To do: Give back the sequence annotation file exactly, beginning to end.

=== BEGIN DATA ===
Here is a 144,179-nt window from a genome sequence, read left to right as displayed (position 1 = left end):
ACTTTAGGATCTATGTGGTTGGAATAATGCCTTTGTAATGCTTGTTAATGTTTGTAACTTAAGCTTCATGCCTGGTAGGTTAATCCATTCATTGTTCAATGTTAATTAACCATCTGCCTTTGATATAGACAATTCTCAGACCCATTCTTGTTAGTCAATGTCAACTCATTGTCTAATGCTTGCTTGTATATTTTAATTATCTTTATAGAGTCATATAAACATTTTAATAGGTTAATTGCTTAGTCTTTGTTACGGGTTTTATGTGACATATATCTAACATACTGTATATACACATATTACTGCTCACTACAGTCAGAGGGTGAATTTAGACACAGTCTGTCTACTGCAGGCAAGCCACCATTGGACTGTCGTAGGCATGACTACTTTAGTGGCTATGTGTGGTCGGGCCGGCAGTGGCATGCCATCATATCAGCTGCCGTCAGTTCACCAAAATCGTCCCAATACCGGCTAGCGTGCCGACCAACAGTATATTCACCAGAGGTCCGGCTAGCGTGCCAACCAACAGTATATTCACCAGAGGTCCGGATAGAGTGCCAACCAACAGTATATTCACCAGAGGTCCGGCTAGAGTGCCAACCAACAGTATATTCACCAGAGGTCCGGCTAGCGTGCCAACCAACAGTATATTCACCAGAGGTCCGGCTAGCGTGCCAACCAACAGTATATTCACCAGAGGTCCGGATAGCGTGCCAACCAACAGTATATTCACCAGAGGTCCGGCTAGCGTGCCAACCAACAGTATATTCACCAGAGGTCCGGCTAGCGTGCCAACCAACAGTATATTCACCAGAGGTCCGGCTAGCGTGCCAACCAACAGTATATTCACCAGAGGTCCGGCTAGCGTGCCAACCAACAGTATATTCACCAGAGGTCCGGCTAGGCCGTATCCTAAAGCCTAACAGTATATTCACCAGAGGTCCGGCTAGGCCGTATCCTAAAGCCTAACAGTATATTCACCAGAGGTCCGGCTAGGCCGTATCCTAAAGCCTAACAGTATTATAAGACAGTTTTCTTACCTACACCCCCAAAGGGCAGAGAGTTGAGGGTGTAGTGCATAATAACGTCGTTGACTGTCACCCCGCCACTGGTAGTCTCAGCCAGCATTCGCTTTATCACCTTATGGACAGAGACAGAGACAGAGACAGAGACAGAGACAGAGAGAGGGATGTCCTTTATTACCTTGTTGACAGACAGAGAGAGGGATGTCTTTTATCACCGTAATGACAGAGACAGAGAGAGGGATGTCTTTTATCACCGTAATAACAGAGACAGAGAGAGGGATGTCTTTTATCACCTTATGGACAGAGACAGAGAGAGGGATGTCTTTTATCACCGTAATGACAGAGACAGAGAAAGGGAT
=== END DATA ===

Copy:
Here is a 144,179-nt window from a genome sequence, read left to right as displayed (position 1 = left end):
ACTTTAGGATCTATGTGGTTGGAATAATGCCTTTGTAATGCTTGTTAATGTTTGTAACTTAAGCTTCATGCCTGGTAGGTTAATCCATTCATTGTTCAATGTTAATTAACCATCTGCCTTTGATATAGACAATTCTCAGACCCATTCTTGTTAGTCAATGTCAACTCATTGTCTAATGCTTGCTTGTATATTTTAATTATCTTTATAGAGTCATATAAACATTTTAATAGGTTAATTGCTTAGTCTTTGTTACGGGTTTTATGTGACATATATCTAACATACTGTATATACACATATTACTGCTCACTACAGTCAGAGGGTGAATTTAGACACAGTCTGTCTACTGCAGGCAAGCCACCATTGGACTGTCGTAGGCATGACTACTTTAGTGGCTATGTGTGGTCGGGCCGGCAGTGGCATGCCATCATATCAGCTGCCGTCAGTTCACCAAAATCGTCCCAATACCGGCTAGCGTGCCGACCAACAGTATATTCACCAGAGGTCCGGCTAGCGTGCCAACCAACAGTATATTCACCAGAGGTCCGGATAGAGTGCCAACCAACAGTATATTCACCAGAGGTCCGGCTAGAGTGCCAACCAACAGTATATTCACCAGAGGTCCGGCTAGCGTGCCAACCAACAGTATATTCACCAGAGGTCCGGCTAGCGTGCCAACCAACAGTATATTCACCAGAGGTCCGGATAGCGTGCCAACCAACAGTATATTCACCAGAGGTCCGGCTAGCGTGCCAACCAACAGTATATTCACCAGAGGTCCGGCTAGCGTGCCAACCAACAGTATATTCACCAGAGGTCCGGCTAGCGTGCCAACCAACAGTATATTCACCAGAGGTCCGGCTAGCGTGCCAACCAACAGTATATTCACCAGAGGTCCGGCTAGGCCGTATCCTAAAGCCTAACAGTATATTCACCAGAGGTCCGGCTAGGCCGTATCCTAAAGCCTAACAGTATATTCACCAGAGGTCCGGCTAGGCCGTATCCTAAAGCCTAACAGTATTATAAGACAGTTTTCTTACCTACACCCCCAAAGGGCAGAGAGTTGAGGGTGTAGTGCATAATAACGTCGTTGACTGTCACCCCGCCACTGGTAGTCTCAGCCAGCATTCGCTTTATCACCTTATGGACAGAGACAGAGACAGAGACAGAGACAGAGACAGAGAGAGGGATGTCCTTTATTACCTTGTTGACAGACAGAGAGAGGGATGTCTTTTATCACCGTAATGACAGAGACAGAGAGAGGGATGTCTTTTATCACCGTAATAACAGAGACAGAGAGAGGGATGTCTTTTATCACCTTATGGACAGAGACAGAGAGAGGGATGTCTTTTATCACCGTAATGACAGAGACAGAGAAAGGGAT